Convenience store chain 7-Eleven has discovered that homeless people don’t like opera and classical music blaring in their ears as they beg for money, do drugs, or harass the locals. The practice launched in Canada and then San Francisco and several beach locales in Florida followed suit. Now, it’s a mainstream solution for business owners struggling to cope in certain neighborhoods. The immediate problem is that a whole lot of customers who buy Twinkies, lottery tickets, and slushies don’t much like that style of music either. Therein lies the rub.
“Studies have shown that the classical music is annoying. Opera is annoying, and I’m assuming they are correct because it’s working,” said franchise owner Jagat Patel of Austin, TX. Patel has had several complaints about the volume but noted that no police have shown up to tell him to turn it down.
More Annoying: Homeless or Vivaldi?
Never underestimate the ingenuity of the capitalist mind: Exploiting a disdain for some music genres, 7-Elevens across the country are practicing this effective dispersal of the homeless – especially in Texas, where people tend to handle their problems without much permission from any government agency. So leave it to the Lone Star folks to use the aggressive and tinny tones of some pieces – like a scherzo from Schubert – to drive the unwashed masses to, say, a local Circle K store playing Barry Manilow’s greatest hits.
None of this is new, A variety of businesses has employed this tactic since the 1980s. Back then, it was used as a sort of DDT-free mosquito spray by many cities dealing with vagrants and vandals. In 1985, a 7-Eleven franchisee in Canada went to great lengths to deal with a burgeoning loitering and drug problem, brainstorming with psychologists about innovative approaches to get rid of the pesky irritants. It was so successful that a book was written, Music in American Crime Prevention and Punishment, by musicologist Lily E. Hirsch, visiting scholar at California State University, Bakersfield. She quoted a store employee who said, “The thinking was this kind of music is not popular with teens and may discourage them from ‘hanging out’ at the store.”
Neurologists have long touted the benefits of music on the brain. When hearing a pleasant sound, dopamine is released, and mood is enhanced. Everyone knows this. The opposite is also true: Classical music is not everyone’s cup of tea, and when exposed to it, a lot of people avoid souring their pleasure centers by skedaddling. Genius.
However, regular customers are also put off by the speakers blaring the more piercing classical compositions and tend to avoid the areas employing this non-violent deterrent. But is this aural assault actually worse than listening to John Williams’ soundtrack of the movie Jaws?
One of Patel’s neighbors, Frederick Carter, wants the noise abated and told the local Fox affiliate, “I believe, just talk to them, and ask them not to hang around, or not to live around, whatever, I think that’s the best solution.” He continued: “This music is not very good, it’s loud, it’s obnoxious to me, I don’t like it, you can hear it a long ways off, it’s very disturbing.” Which, some would argue, is the whole point.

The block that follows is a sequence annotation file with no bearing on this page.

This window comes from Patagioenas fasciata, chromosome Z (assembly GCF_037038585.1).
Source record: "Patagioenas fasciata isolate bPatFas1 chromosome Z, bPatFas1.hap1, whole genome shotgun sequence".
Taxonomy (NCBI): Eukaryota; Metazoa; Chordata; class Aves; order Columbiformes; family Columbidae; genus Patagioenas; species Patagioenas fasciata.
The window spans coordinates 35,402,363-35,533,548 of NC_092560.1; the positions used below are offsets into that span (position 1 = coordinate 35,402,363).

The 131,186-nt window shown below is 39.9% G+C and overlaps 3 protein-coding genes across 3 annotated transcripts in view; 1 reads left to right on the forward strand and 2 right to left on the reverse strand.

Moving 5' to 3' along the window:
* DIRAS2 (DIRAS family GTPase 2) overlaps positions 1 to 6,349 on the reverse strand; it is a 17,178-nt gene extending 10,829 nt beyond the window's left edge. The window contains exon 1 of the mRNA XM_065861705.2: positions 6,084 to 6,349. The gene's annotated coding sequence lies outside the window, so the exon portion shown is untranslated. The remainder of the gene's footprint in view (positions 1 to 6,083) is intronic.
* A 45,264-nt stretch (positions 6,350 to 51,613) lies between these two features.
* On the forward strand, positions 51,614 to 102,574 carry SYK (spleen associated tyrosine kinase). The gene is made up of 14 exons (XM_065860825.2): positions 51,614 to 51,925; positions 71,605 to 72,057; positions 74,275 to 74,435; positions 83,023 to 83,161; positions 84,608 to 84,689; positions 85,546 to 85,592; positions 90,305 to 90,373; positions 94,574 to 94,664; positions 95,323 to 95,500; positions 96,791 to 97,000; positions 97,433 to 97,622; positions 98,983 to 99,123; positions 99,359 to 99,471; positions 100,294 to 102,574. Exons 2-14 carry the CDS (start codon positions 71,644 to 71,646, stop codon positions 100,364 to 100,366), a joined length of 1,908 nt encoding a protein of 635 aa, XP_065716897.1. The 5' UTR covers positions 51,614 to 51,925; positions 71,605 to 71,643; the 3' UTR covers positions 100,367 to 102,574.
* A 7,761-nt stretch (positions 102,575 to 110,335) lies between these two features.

In one well-known case study, the British Transport Police decided to pump Mozart and Pavarotti onto station platforms like sensory napalm and, in six months, cut vandalism by 37%, robberies by 33%, and assaults by an amazing 25%. With numbers so positive and progressive without additional police presence and complaints inundating local precincts, why wouldn’t the shock and awe of opera be a better solution?
As one California 7-Eleven operator, Sukhi Sandhu, explained to the local paper, The Modesto Bee, it’s the only thing that has worked. “Once the music started, the riffraff left,” customer Manuel Souza told The Bee. “It’s hard to hang out and gossip and joke around.”
The concept works – but it does not address the roots of the homeless problem.
The unsheltered population has been underserved and unsupervised for decades. Every state in the nation has its share of unchecked mental illness that is often accompanied by violence. New York City has struggled with brutal attacks in the subway system and finally cried “uncle,” reinstating a decades-old policy of institutionalizing anyone the police or health workers think might pose a danger to themselves or others. On the opposite extreme, San Francisco created a human feces-removal job with a handy app to report the latest deposit on the city’s streets.
Simply blasting Enrico Caruso’s arias or Bach’s Cello Suite No. 2 is only a temporary solution. This population deserves more than a dousing of unpleasant decibels.
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